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Publication numberUS5194206 A
Publication typeGrant
Application numberUS 07/415,588
Publication dateMar 16, 1993
Filing dateOct 2, 1989
Priority dateOct 2, 1989
Fee statusLapsed
Publication number07415588, 415588, US 5194206 A, US 5194206A, US-A-5194206, US5194206 A, US5194206A
InventorsJohn D. Koch, Mark R. Glassley, Richard N. Cunningham, C. F. Owen
Original AssigneeKnauf Fiber Glass, Gmbh
Export CitationBiBTeX, EndNote, RefMan
External Links: USPTO, USPTO Assignment, Espacenet
Process for the manufacture of ceiling tile
US 5194206 A
A process for using shredded scrap or virgin fiber glass in combination with starch, water and other components to make ceiling tiles. The tiles are made by initially preparing a mixture of water, starch, boric acid and fire clay. That initial mixture is then heated to form a gel. Fiber glass is then added to the gel to form a pulp. The pulp is fed into trays to form slabs. The slabs are dried and finished into tiles.
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I claim:
1. A process for manufacturing ceiling tiles comprising the steps of:
preparing a mixture which includes water, starch, boric acid and fire clay,
heating said mixture to form a gel,
shredding scrap fiber glass prior to its addition to said gel to form shredded fiber glass,
adding fibrous material comprising said shredded fiber glass to said gel to form a pulp,
wherein said pulp comprises the following components:
______________________________________COMPONENT       PER CENT BY WEIGHT______________________________________Water           about 80 to about 85Starch          about 2 to about 5Boric Acid      about 0.15 to about 0.35Fire Clay       about 0.7 to about 0.95Planer Dust     about 0 to about 8Silicone Emulsion           about 0 to about 0.1Scrap Fiber glass           about 5 to about 15______________________________________
feeding said pulp into trays to form slabs,
drying said slabs in an oven to form dried slabs in accordance with a temperature schedule as follows:
a. raise to about 250 F. in about 1/2 hour
b. hold at about 250 F. for about 2 hours
c. hold at about 275 F. in about 1/2 hour
d. hold at about 375 F. for about 4 hours
e. reduce to about 350 F. and hold for about 2 hours
f. reduce to about 325 F. and hold for about 2 hours
g. reduce to about 300 F. and hold for about 2 hours
h. reduce to about 250 F. and hold for about 3 hours, and
finishing said dried slabs to form said ceiling tiles.
2. A process for manufacturing ceiling tiles in accordance with claim 1 wherein:
said fiber glass is shredded a plurality of times prior to its addition to said gel.
3. A process for manufacturing ceiling tiles in accordance with claim 1 wherein:
prior to feeding said pulp into said trays, said pulp is passed through a screen.
4. A process for manufacturing ceiling tiles in accordance with claim 3 wherein:
said screen has openings no greater than about 174 square inch in area.
5. A process for manufacturing ceiling tiles in accordance with claim 1 wherein:
said mixture is heated to a temperature of about 200 F., and held thereat for about 2 hours.
6. A process for manufacturing ceiling tiles in accordance with claim 1 wherein:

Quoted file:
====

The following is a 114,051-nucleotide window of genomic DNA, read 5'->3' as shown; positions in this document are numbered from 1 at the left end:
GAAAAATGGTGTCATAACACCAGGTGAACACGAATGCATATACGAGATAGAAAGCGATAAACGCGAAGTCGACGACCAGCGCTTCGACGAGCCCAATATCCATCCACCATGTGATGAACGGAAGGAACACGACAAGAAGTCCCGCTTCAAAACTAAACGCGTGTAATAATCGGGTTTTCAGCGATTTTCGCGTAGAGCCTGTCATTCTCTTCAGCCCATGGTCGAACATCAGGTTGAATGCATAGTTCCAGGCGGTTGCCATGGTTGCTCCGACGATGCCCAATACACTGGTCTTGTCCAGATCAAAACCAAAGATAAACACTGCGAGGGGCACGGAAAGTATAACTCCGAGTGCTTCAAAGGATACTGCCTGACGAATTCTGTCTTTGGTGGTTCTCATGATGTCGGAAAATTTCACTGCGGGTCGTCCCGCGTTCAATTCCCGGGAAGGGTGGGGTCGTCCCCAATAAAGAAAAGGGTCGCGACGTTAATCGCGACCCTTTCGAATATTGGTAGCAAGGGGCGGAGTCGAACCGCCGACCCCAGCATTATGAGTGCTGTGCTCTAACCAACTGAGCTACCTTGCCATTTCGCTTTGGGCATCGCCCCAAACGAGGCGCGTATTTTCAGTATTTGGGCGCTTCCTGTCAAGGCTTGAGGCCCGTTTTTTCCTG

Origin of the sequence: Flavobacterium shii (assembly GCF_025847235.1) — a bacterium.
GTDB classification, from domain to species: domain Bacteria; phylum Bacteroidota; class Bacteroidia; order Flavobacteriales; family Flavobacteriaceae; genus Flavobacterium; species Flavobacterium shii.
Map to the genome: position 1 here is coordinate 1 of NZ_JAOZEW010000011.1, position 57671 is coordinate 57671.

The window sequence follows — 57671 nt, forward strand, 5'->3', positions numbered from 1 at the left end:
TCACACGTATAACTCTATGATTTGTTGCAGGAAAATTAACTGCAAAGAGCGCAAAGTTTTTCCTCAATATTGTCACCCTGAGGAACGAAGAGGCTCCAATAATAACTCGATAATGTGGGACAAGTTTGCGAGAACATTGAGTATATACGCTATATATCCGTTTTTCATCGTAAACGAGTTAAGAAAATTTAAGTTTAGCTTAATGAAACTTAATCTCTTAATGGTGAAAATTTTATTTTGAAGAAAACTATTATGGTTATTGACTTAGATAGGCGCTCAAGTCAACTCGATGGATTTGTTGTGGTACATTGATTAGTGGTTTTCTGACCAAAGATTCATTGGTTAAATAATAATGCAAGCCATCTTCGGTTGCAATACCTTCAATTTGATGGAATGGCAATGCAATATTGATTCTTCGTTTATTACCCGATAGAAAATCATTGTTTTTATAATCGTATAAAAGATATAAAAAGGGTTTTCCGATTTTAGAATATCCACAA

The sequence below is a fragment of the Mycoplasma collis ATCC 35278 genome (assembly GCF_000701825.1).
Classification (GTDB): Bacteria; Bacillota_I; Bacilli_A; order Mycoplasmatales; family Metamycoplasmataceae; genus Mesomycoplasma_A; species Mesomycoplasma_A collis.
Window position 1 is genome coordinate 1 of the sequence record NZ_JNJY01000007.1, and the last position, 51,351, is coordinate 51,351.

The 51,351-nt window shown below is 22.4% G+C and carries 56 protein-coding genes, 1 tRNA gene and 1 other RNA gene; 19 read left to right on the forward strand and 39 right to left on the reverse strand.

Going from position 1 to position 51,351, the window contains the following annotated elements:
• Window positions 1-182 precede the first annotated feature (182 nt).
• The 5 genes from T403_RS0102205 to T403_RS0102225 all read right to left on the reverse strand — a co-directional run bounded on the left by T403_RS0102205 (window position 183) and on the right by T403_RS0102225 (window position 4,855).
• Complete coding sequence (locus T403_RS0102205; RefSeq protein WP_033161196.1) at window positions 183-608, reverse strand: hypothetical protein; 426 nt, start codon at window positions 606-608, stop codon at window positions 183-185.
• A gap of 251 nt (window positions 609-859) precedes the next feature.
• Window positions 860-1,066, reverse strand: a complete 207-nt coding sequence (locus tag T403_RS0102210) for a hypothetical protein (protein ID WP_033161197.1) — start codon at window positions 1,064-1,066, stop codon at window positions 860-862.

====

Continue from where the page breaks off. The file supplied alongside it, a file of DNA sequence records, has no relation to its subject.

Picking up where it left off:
said step of preparing a mixture includes adding a silicone emulsion and planer dust in addition to said water, starch, boric acid and fire clay.

This invention relates to a method and apparatus for making acoustical tile utilized primarily in ceiling construction. In particular, the method and apparatus for this invention produce an improved cast ceiling tile which has uniformity of density.

While a large variety of formulations may be used, cast ceiling tiles are generally made with a combination of fiber material and a binder, preferably a starch binder. An example of a typical prior art process is shown and described in U.S. Pat. No. 3,246,063 (the '063 patent). The '063 patent describes a process in which a composition of granulated mineral wool and a binder is deposited in a tray which has been lined with a foil sheet. The binder of the '063 patent is an amylaceous starch which, when mixed with water and mineral granulated wool, is placed on a tray in a layer. The composition is subsequently leveled with a reciprocating screed bar. The composition is then oven-dried into slabs and cut into tiles.

A substantial difficulty with the process shown in the '063 patent relates to the density of the final product. Density is an important consideration from the standpoint of structural integrity and strength, and because of thermal and acoustical considerations. The problem of achieving a uniform density relates to the manner in which the uncured composition is deposited in trays. A quantity of fluid uncured mixture is poured into a box which has an open bottom. Trays are placed on a conveyor and moved horizontally under the box. Generally, the opening of the bottom of the box is approximately the same width as the tray. When the tray moves past the opening in the box, the fluidized mixture or pulp fills the tray, and one edge of the box scrapes the surface of the filled tray to a given height. However, at the outside edges of the tray, the flow of pulp is inhibited by frictional contact with the sides of the box which are parallel to the direction of movement of the tray. The slower flow of pulp at the edges creates openings or fissures in the pulp as the tray moves out from under the box. Such fissures and open areas tend to weaken the outer edges of the tiles. The resulting inconsistencies in density have consequences which relate to the machinability, as well as the appearance of the tiles. Inconsistency in tile density may also have consequences relating to the porosity of the tile, which may be important in applications where ventilation systems rely on the tile material to direct air flow.